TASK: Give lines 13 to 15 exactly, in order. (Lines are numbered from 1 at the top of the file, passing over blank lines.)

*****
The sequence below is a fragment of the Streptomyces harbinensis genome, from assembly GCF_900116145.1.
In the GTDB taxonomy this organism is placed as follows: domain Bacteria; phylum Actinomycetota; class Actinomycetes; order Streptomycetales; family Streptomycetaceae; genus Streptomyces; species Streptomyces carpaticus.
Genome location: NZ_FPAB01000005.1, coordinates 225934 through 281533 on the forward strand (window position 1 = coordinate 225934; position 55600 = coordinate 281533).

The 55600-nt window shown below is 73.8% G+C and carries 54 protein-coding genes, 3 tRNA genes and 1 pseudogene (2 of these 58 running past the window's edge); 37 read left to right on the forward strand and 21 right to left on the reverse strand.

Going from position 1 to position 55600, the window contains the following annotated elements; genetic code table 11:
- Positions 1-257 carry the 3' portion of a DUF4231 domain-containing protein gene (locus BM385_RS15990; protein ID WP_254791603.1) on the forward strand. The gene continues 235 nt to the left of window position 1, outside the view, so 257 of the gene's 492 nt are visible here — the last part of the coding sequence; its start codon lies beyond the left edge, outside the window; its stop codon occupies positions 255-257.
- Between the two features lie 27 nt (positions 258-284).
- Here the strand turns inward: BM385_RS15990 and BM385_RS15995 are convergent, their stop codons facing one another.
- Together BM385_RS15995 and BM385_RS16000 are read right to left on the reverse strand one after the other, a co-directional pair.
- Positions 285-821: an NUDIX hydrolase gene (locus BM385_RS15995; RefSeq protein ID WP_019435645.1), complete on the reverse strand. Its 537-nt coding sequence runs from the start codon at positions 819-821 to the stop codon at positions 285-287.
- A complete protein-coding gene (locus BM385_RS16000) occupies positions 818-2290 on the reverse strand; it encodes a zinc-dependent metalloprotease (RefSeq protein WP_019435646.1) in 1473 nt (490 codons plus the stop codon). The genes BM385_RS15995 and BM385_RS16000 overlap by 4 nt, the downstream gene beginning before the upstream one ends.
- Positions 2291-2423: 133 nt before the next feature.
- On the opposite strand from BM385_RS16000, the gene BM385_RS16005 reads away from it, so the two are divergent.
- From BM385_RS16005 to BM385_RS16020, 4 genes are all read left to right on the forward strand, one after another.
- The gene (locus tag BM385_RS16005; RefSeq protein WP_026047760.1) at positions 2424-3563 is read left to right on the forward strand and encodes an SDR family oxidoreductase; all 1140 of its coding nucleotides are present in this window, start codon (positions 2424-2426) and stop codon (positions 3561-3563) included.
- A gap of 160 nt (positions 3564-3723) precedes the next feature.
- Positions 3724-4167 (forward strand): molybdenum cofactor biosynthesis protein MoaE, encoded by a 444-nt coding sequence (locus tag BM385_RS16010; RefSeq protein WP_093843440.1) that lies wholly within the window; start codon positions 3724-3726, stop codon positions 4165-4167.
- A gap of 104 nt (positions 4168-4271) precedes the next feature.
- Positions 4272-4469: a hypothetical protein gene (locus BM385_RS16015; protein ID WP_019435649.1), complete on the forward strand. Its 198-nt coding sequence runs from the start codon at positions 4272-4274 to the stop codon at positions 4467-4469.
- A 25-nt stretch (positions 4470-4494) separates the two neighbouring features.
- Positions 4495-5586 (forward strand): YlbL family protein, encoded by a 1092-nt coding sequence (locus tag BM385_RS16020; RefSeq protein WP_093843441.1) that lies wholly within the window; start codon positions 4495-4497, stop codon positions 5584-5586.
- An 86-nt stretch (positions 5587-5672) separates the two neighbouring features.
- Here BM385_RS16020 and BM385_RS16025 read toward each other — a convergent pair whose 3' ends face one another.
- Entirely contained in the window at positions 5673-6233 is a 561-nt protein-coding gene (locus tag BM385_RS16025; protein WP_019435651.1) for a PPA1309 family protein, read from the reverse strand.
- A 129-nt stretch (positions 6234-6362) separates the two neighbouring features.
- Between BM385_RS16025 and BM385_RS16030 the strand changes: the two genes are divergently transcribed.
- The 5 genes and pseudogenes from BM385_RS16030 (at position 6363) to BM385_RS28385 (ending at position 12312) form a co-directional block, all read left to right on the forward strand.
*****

- On the opposite strand from BM385_RS16000, the gene BM385_RS16005 reads away from it, so the two are divergent.
- From BM385_RS16005 to BM385_RS16020, 4 genes are all read left to right on the forward strand, one after another.
- The gene (locus tag BM385_RS16005; RefSeq protein WP_026047760.1) at positions 2424-3563 is read left to right on the forward strand and encodes an SDR family oxidoreductase; all 1140 of its coding nucleotides are present in this window, start codon (positions 2424-2426) and stop codon (positions 3561-3563) included.